Magnetic foreign body ingestion in pediatric patients: report of three cases
BMC Surgery volume 17, Article number: 73 (2017)
Although foreign bodies (FBs) typically pass spontaneously and uneventfully through the digestive tract, a subset of such bodies may become trapped, eventually leading to significant injury. In particular, the ingestion of magnetic materials can cause serious morbidity due to proximate attraction through the intestinal wall.
We recently treated three pediatric patients who had ingested several magnetic foreign materials. None of these patients exhibited any clinical symptoms or signs suggestive of surgical abdomen. Moreover, it was difficult to determine a definite diagnosis and a treatment plan due to limitations in history taking and radiologic examination. After admission to the hospital, these patients underwent surgery for the following reasons: (1) failure to spontaneously pass ingested foreign materials; (2) sudden-onset abdominal pain and vomiting during hospitalization; and (3) gastric perforation incidentally discovered during gastroduodenoscopy. Subsequently, all patients were discharged without complications; however, their conditions might have been fatal without surgery at an appropriate time.
As the clear identification about the number and characteristics of ingested magnets via radiographic examination or patient history appears to be difficult in pediatric patients, close inpatient observation would be required in any case of undetermined metallic FB ingestion. Patients who are confirmed to have ingested multiple magnets should be regarded as conditional surgical patients, although their clinical conditions are stable.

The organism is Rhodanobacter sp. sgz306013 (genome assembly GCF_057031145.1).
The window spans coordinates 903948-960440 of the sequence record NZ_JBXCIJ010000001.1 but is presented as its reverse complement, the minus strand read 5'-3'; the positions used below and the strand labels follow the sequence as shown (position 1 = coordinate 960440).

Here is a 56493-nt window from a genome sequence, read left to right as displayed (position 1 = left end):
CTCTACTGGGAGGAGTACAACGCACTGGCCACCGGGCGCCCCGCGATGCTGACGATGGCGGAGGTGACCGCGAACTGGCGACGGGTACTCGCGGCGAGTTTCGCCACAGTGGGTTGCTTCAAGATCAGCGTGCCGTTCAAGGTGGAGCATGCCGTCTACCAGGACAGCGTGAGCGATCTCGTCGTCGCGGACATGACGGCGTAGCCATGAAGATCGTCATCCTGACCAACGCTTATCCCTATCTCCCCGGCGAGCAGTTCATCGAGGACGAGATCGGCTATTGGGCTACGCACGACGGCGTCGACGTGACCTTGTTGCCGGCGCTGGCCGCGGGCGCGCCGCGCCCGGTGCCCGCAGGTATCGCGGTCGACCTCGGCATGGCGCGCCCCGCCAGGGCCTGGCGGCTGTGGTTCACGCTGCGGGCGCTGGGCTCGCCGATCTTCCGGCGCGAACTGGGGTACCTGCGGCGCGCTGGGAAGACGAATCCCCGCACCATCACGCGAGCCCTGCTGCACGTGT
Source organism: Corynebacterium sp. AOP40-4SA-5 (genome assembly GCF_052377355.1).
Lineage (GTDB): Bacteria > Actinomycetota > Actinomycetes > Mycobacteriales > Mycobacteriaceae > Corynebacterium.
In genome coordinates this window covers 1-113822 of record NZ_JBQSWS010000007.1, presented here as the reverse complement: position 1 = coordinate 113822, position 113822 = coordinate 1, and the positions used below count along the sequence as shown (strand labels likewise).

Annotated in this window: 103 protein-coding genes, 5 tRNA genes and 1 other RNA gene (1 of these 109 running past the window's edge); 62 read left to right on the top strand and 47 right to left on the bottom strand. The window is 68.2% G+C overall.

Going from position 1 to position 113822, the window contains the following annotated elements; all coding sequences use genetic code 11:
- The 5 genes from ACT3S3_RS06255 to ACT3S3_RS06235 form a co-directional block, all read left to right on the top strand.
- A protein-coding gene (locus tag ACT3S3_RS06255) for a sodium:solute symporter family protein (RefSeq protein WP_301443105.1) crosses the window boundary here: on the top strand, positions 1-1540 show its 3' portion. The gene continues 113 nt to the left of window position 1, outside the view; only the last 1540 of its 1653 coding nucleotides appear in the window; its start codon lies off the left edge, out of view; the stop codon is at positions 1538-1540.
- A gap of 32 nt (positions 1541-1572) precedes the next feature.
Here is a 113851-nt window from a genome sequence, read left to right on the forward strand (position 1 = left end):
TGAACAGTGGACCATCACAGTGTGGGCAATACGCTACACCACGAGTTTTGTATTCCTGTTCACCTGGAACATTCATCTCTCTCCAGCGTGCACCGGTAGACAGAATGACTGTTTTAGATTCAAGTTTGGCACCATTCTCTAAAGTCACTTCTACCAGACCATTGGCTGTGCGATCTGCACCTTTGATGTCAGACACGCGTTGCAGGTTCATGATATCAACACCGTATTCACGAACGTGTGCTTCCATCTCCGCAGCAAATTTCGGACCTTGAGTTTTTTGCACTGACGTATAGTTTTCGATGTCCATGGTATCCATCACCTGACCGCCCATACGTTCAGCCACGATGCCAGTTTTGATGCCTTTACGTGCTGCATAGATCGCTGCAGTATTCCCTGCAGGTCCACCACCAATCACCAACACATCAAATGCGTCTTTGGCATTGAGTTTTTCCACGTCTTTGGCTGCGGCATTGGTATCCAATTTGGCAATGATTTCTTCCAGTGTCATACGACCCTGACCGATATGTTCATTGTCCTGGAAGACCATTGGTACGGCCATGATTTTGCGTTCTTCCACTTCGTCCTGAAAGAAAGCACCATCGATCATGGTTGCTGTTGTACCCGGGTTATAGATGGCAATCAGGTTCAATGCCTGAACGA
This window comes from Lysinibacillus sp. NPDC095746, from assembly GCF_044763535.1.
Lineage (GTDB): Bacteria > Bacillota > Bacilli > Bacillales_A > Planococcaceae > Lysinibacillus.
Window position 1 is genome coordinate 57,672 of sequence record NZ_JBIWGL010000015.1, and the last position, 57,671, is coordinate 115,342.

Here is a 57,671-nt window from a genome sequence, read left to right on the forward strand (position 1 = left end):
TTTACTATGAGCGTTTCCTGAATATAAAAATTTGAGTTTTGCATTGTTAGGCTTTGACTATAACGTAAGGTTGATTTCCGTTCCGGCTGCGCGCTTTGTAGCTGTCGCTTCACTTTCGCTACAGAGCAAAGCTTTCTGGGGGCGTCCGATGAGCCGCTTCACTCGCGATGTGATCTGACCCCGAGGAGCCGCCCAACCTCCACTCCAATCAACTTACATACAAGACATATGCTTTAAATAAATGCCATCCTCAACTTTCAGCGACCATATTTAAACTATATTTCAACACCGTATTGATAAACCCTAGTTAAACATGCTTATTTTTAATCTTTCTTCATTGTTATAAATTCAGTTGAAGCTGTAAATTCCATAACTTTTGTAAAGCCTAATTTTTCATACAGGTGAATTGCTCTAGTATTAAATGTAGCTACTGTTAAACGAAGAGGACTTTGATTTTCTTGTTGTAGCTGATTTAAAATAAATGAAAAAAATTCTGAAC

Ingestion of a foreign body (FB) occurs commonly in children aged between 6 months and 6 years . In the Unites States, a total of 94,820 cases were reported in 2015, and 68,371 of these cases occurred in pediatric patients aged ≤5 years . Although conservative treatment is sufficient in most cases of FB ingestion , ingested FBs can cause serious morbidity or mortality depending on their size, their shape, and the patient’s medical status; therefore, endoscopic or surgical intervention is occasionally required. In cases involving magnet ingestion, however, clinicians often face challenges in diagnosis and management if doubt exists regarding how many magnets were ingested and whether an ingested FB is magnetic or metallic, given that clear differentiation between these two types of FBs is not always possible.
We recently treated three pediatric patients who ingested several magnetic FBs and exhibited different clinical presentations. Definitive treatment was delayed in all patients due to diagnostic uncertainty. Here, we report on these critical cases to discuss an optimized treatment strategy for magnetic FB ingestion.
A comparison of the three cases is presented in Table 1.